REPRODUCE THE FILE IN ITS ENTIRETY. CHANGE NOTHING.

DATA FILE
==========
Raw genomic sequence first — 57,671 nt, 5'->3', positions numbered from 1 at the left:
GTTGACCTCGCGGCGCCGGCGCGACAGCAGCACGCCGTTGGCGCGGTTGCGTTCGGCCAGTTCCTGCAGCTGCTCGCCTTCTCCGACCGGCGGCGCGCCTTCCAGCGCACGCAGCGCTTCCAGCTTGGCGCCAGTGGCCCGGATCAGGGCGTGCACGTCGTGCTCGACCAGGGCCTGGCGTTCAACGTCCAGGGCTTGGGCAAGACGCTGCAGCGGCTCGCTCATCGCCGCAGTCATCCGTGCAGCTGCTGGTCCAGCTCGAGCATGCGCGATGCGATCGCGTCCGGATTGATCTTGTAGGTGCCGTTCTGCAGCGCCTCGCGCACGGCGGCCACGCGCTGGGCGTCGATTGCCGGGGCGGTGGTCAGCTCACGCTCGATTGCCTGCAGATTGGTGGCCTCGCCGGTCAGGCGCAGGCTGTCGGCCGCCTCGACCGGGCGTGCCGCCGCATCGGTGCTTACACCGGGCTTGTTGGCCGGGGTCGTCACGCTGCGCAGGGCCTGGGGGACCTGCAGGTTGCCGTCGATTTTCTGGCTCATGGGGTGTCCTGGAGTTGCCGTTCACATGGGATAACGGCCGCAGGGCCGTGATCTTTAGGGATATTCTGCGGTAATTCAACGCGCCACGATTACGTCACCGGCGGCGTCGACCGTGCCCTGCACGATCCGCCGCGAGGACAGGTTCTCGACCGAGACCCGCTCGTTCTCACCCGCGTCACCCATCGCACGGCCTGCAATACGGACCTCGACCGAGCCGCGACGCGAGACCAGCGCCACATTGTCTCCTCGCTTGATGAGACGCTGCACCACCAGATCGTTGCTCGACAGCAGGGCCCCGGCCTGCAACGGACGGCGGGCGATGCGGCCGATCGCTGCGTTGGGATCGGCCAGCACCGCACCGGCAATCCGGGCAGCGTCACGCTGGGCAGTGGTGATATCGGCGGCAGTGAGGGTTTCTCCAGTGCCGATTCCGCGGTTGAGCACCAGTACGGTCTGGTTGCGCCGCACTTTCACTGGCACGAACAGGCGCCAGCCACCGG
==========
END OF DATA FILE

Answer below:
Raw genomic sequence first — 57,671 nt, 5'->3', positions numbered from 1 at the left:
GTTGACCTCGCGGCGCCGGCGCGACAGCAGCACGCCGTTGGCGCGGTTGCGTTCGGCCAGTTCCTGCAGCTGCTCGCCTTCTCCGACCGGCGGCGCGCCTTCCAGCGCACGCAGCGCTTCCAGCTTGGCGCCAGTGGCCCGGATCAGGGCGTGCACGTCGTGCTCGACCAGGGCCTGGCGTTCAACGTCCAGGGCTTGGGCAAGACGCTGCAGCGGCTCGCTCATCGCCGCAGTCATCCGTGCAGCTGCTGGTCCAGCTCGAGCATGCGCGATGCGATCGCGTCCGGATTGATCTTGTAGGTGCCGTTCTGCAGCGCCTCGCGCACGGCGGCCACGCGCTGGGCGTCGATTGCCGGGGCGGTGGTCAGCTCACGCTCGATTGCCTGCAGATTGGTGGCCTCGCCGGTCAGGCGCAGGCTGTCGGCCGCCTCGACCGGGCGTGCCGCCGCATCGGTGCTTACACCGGGCTTGTTGGCCGGGGTCGTCACGCTGCGCAGGGCCTGGGGGACCTGCAGGTTGCCGTCGATTTTCTGGCTCATGGGGTGTCCTGGAGTTGCCGTTCACATGGGATAACGGCCGCAGGGCCGTGATCTTTAGGGATATTCTGCGGTAATTCAACGCGCCACGATTACGTCACCGGCGGCGTCGACCGTGCCCTGCACGATCCGCCGCGAGGACAGGTTCTCGACCGAGACCCGCTCGTTCTCACCCGCGTCACCCATCGCACGGCCTGCAATACGGACCTCGACCGAGCCGCGACGCGAGACCAGCGCCACATTGTCTCCTCGCTTGATGAGACGCTGCACCACCAGATCGTTGCTCGACAGCAGGGCCCCGGCCTGCAACGGACGGCGGGCGATGCGGCCGATCGCTGCGTTGGGATCGGCCAGCACCGCACCGGCAATCCGGGCAGCGTCACGCTGGGCAGTGGTGATATCGGCGGCAGTGAGGGTTTCTCCAGTGCCGATTCCGCGGTTGAGCACCAGTACGGTCTGGTTGCGCCGCACTTTCACTGGCACGAACAGGCGCCAGCCACCGG